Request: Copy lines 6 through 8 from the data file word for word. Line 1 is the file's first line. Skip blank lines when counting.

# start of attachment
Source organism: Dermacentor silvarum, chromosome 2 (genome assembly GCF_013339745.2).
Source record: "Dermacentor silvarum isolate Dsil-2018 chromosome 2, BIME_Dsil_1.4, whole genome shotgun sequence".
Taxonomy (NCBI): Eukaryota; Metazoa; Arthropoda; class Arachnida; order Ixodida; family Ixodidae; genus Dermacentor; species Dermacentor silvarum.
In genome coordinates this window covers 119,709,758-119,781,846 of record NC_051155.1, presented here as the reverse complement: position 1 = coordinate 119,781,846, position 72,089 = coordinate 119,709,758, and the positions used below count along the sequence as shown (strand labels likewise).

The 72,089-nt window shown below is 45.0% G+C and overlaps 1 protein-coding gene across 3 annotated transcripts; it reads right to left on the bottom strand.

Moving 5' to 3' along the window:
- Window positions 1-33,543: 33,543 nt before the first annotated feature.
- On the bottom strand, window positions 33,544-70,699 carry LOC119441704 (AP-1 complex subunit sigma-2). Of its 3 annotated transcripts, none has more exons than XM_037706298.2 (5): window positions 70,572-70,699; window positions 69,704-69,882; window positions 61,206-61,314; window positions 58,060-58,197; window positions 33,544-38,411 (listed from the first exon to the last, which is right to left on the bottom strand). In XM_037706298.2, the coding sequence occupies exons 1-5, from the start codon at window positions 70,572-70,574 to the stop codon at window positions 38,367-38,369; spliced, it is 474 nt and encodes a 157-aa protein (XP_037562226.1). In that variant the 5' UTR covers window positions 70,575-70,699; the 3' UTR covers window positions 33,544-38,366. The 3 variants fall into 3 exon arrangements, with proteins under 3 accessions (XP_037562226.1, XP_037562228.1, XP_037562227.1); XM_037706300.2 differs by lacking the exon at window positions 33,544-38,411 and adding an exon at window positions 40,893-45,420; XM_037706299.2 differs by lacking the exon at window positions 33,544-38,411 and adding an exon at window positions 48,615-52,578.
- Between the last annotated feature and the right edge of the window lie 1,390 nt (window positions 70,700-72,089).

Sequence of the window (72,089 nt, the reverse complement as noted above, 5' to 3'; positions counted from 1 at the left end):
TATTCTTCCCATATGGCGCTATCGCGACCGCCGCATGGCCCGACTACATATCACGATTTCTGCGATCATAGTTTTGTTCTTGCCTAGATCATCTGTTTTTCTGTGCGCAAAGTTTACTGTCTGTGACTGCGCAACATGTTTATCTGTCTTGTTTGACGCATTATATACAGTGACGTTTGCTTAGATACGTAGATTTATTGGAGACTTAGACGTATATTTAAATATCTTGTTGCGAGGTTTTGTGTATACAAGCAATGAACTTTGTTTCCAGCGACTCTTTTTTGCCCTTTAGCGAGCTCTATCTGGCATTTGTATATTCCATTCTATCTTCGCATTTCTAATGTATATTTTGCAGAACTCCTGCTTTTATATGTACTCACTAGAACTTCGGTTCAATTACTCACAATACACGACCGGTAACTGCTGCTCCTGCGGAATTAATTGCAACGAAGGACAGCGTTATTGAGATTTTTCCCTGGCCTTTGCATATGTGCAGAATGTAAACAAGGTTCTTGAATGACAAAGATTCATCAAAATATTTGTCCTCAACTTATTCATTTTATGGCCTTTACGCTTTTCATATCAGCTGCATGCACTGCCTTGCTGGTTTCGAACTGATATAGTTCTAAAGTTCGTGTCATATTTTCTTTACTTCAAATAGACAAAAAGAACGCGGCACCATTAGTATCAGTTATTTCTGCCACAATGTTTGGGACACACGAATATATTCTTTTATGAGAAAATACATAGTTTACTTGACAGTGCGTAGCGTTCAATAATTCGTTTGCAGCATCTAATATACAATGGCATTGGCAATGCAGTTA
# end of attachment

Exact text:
Moving 5' to 3' along the window:
- Window positions 1-33,543: 33,543 nt before the first annotated feature.
- On the bottom strand, window positions 33,544-70,699 carry LOC119441704 (AP-1 complex subunit sigma-2). Of its 3 annotated transcripts, none has more exons than XM_037706298.2 (5): window positions 70,572-70,699; window positions 69,704-69,882; window positions 61,206-61,314; window positions 58,060-58,197; window positions 33,544-38,411 (listed from the first exon to the last, which is right to left on the bottom strand). In XM_037706298.2, the coding sequence occupies exons 1-5, from the start codon at window positions 70,572-70,574 to the stop codon at window positions 38,367-38,369; spliced, it is 474 nt and encodes a 157-aa protein (XP_037562226.1). In that variant the 5' UTR covers window positions 70,575-70,699; the 3' UTR covers window positions 33,544-38,366. The 3 variants fall into 3 exon arrangements, with proteins under 3 accessions (XP_037562226.1, XP_037562228.1, XP_037562227.1); XM_037706300.2 differs by lacking the exon at window positions 33,544-38,411 and adding an exon at window positions 40,893-45,420; XM_037706299.2 differs by lacking the exon at window positions 33,544-38,411 and adding an exon at window positions 48,615-52,578.